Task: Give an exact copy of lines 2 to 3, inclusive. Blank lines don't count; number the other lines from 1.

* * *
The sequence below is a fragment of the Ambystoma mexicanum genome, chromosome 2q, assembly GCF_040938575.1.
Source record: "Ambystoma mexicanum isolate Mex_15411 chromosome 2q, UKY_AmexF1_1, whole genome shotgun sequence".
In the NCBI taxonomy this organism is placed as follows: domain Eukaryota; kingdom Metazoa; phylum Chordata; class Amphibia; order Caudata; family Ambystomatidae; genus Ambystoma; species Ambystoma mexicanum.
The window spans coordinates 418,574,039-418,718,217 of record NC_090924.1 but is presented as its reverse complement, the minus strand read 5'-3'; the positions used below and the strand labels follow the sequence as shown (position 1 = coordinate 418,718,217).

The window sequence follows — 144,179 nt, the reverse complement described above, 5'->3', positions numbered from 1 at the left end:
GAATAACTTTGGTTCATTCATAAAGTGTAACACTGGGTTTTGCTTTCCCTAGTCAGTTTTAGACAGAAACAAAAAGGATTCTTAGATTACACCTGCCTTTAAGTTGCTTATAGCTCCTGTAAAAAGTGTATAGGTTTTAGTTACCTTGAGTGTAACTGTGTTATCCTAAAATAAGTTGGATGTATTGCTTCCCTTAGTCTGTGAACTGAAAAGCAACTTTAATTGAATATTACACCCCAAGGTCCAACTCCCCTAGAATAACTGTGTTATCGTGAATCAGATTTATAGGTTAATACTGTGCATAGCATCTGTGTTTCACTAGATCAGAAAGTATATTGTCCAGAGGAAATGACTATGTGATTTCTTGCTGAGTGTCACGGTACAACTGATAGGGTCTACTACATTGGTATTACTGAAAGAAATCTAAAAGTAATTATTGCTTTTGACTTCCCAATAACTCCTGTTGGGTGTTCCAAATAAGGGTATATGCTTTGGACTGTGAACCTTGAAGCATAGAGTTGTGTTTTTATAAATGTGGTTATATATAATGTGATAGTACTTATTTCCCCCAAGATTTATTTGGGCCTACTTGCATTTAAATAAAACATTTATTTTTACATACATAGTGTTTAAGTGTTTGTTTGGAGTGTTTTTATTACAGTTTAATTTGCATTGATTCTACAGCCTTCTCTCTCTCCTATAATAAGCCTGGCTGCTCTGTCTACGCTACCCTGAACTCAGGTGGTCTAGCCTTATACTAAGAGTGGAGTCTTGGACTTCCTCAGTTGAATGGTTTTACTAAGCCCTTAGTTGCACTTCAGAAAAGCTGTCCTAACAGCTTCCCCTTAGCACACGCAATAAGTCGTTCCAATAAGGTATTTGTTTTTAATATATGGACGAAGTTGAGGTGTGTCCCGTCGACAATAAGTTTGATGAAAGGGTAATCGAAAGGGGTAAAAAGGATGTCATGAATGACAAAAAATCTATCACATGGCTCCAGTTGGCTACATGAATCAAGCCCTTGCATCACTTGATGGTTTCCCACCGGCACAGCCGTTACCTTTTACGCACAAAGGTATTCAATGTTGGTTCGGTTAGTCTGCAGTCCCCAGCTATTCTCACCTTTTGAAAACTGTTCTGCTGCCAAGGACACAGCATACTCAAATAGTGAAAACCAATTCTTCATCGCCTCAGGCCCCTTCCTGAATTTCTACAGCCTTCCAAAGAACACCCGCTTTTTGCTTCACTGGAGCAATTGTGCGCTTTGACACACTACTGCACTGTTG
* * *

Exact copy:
Source record: "Ambystoma mexicanum isolate Mex_15411 chromosome 2q, UKY_AmexF1_1, whole genome shotgun sequence".
In the NCBI taxonomy this organism is placed as follows: domain Eukaryota; kingdom Metazoa; phylum Chordata; class Amphibia; order Caudata; family Ambystomatidae; genus Ambystoma; species Ambystoma mexicanum.